Counting in Time

This post is part of a series of notes and exercises for a summer camp on making musical instruments with Arduino and Pure Data.

Musicians are servants of the beat. But who controls the beat? In this exercise, we do. We will create an abstraction named ticker that provides a steady pulse that will drive our music forward.

Client View

Clients of ticker will want to start ticking and stop it, so we’ll need to send two different types of messages to our abstraction. Let’s use a bang to start and an explicit stop message to stop. To keep things simple, let’s pass the delay between beats as a creation argument.

Here, for example, we drop a beat every 1000 milliseconds:

We don’t hear the beat, but we see the bottommost bng flash in time.

Steady Pulse

With the client’s view in mind, we are ready to implement our abstraction in ticker.pd. A couple of objects will be very helpful here.

The first is route, which we use to fire off different parts of our patch depending on whether we are starting or stopping. Object route expects a list of possible messages and sends a bang along the matching outlet.

The second is metro, which fires off bang messages every so many milliseconds. It starts pulsing when it receives a bang message and stops when it receives a stop message. But isn’t this exactly what we want ticker to do? Why not just use metro directly? Ultimately, as you’ll see, we want to send more than just bang messages, but our first step is to wrap around metro.

To keep the patch organized in cohesive chunks, let’s use send and receive to communicate between chunks. This may seem to add unnecessary complexity, but it will pay off later. Here’s our first draft:

Note how we pick up the creation argument using metro $1. The pulse is sent back to the client through outlet. When we fire off a bang in the client, we should see our ticker give a steady pulse.


Instead of just pulsing a bng, let’s use ticker to generate MIDI notes. When the client receives a pulse, we use makenote and noteout to play MIDI note 60 for 500 milliseconds:


Currently ticker just provides a flat pulse. What if we wanted to tick through a range of numbers instead, just like we do with loops in other programming languages? We could use the numbers that are output to generate scales or indices. This client, for example, plays a chromatic scale from MIDI notes 60 to 72:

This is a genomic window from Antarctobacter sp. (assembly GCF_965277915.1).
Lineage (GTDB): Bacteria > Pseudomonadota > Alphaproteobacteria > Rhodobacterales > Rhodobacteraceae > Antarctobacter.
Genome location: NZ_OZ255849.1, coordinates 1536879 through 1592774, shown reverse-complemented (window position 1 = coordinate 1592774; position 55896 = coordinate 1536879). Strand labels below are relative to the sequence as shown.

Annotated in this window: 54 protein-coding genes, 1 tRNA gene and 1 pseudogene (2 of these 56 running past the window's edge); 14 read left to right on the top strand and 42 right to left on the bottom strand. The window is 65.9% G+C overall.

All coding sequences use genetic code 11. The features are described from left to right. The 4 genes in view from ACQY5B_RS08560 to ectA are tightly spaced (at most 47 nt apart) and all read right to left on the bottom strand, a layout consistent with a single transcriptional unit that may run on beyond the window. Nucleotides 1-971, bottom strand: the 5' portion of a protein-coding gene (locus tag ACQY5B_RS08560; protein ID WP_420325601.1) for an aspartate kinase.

Note how we’ve added two more creation arguments to ticker to express the range of numbers we want to tick through. The output is now a number, not a bang.

Let’s add counting to ticker in several stages.

Outputting Lo

First, instead of walking through the whole range, let’s just emit the starting number on every pulse. The starting number will arrive in our abstraction under the name $2.

We’ll add two new chunks to our patch. The first, which will be triggered by an initialize signal, will be responsible for initializing the cold inlets of various objects based on our creation arguments.

The second, which will be triggered by a tick signal, will be responsible for handling each tick of the metronome. For the time being, we just emit a float that has been initialized to the starting number, which we call lo.

With our two new chunks, our abstraction looks like this:

Note how route first signals initialize and then start when the ticking begins.


Our next step is to start counting up. We need only make one change, but it’s a weird, mind-bending change. At the same time that we emit a number back to the client, we also feed that number into a + 1 object. This incremented number is then fed back into our float that’s serving as our counter. The patch looks like this:

In any normal programming language, this would cause an infinite loop. But because we’re feeding the incremented number into the cold inlet of the float, nothing breaks, and the number does start counting up.

Stopping at Hi

Our last step is to stop ticking once we’ve reached the maximum value of the range. We use the moses object to trigger a stop message when we’ve gone past the maximum value. moses expects a threshold value and behaves a bit like this:

function moses(threshold)
  value = read left inlet
  if value >= threshold
    emit value on right outlet
    emit value on left outlet

Our patch needs to be changed in a few places. We add the moses object to the chunk that handles ticks. It sends a stop message when it sees the first number beyond the range. Otherwise the number is emitted to the client as before. Also, we need to initialize the threshold value in the initialize chunk. We receive the ending number under the name $3. We add 1 to it and feed it to moses.

All told, our patch now looks like this:

When we fire off ticker in our client, we should now hear an octave of the chromatic scale.


Leave a Reply

Your email address will not be published. Required fields are marked *